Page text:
House, Senate At Odds Over Decommissioning

04/21/10 7:34AM By John Dillon
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(Host) The Vermont House and Senate are at odds over a bill that would require Vermont Yankee to set aside money to restore the site after the reactor's life has ended.

It's not unusual to have disagreements between the two chambers. But as VPR's John Dillon reports, this dispute may have more to do with Yankee's future than its potential shutdown.

(Dillon) Let's try to decode what's happening in the Statehouse over the latest decommissioning bill. First, remember that over the last several years, the legislature passed - and the governor vetoed - bills that would have required Entergy Vermont Yankee to set aside tens of millions of dollars to dismantle the plant after its license expires.

But the governor backs the latest version. So do Entergy supporters in the House, where the bill passed unanimously. The bill is now in the Senate, where it's been referred to the rules committee - the legislative version of purgatory.

Senate President Peter Shumlin says there's not enough time to deal with the legislation this year.

(Shumlin) "I'm not going to ask any committees to look at it until we've passed all the other major bills of the session. It's just not realistic. So it's a tough hill for us to climb coming over this late and needing as much work as it does."

(Dillon) Shumlin says the bill is too weak. The legislation gives the company 20 years to come up with $20 million in a bond or line of credit to restore the site back to a green field that could be used for other purposes, such as a new power plant.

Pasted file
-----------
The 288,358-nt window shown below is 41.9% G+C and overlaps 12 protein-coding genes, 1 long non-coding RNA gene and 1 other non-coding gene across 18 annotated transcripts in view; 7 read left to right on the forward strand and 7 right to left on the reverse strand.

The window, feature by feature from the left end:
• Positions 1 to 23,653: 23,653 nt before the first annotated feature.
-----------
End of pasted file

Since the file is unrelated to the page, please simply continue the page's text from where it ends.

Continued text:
But why are Yankee supporters - like Governor Jim Douglas and Vernon Republican Patti O'Donnell - in favor of a bill that could cost Yankee money? O'Donnell says it's because this latest bill takes a different, less onerous approach.

(O'Donnell) "It actually sets up in statute what was agreed on by Entergy when they bought the plant. I don't have a problem with that."

(Dillon) The legislation is also seen by Yankee supporters as a key step to overturning the Senate's vote this winter that could force the plant to shut down when its license expires in 2012. Yankee's allies go through a checklist they say needs to be addressed before the Legislature re-considers that vote. The list includes stopping the radiation leaks, disciplining executives who misled the state, and canceling plans to spin off Yankee into a new corporation.

O'Donnell says the bill addresses the decommissioning question - another item on the checklist.

But Shumlin said the House bill does not solve the decommissioning problem. He said taxpayers could still get stuck footing some of the bill.

(Shumlin) "The House did good work. But to give them another 20 years to fill up a fund that they promised to fill up before doesn't win my confidence and probably doesn't win the confidence of most Vermonters.

(Dillon) But O'Donnell suggests that Shumlin's opposition may also have to do with his campaign for governor. His position on the bill lines up with many anti-Yankee activists, and could win him support in the Democratic primary.

(O'Donnell) "I really wish we could just get together and do the job, but I don't think that's going to happen. Unfortunately, it's an election year. And some people's elections are getting in the way of what needs to happen in the Statehouse."

(Dillon) Meanwhile, Democratic leaders in the House say if Shumlin and other senators feel the bill is too weak, then they should take the time to fix it.

For VPR News, I'm John Dillon in Montpelier.

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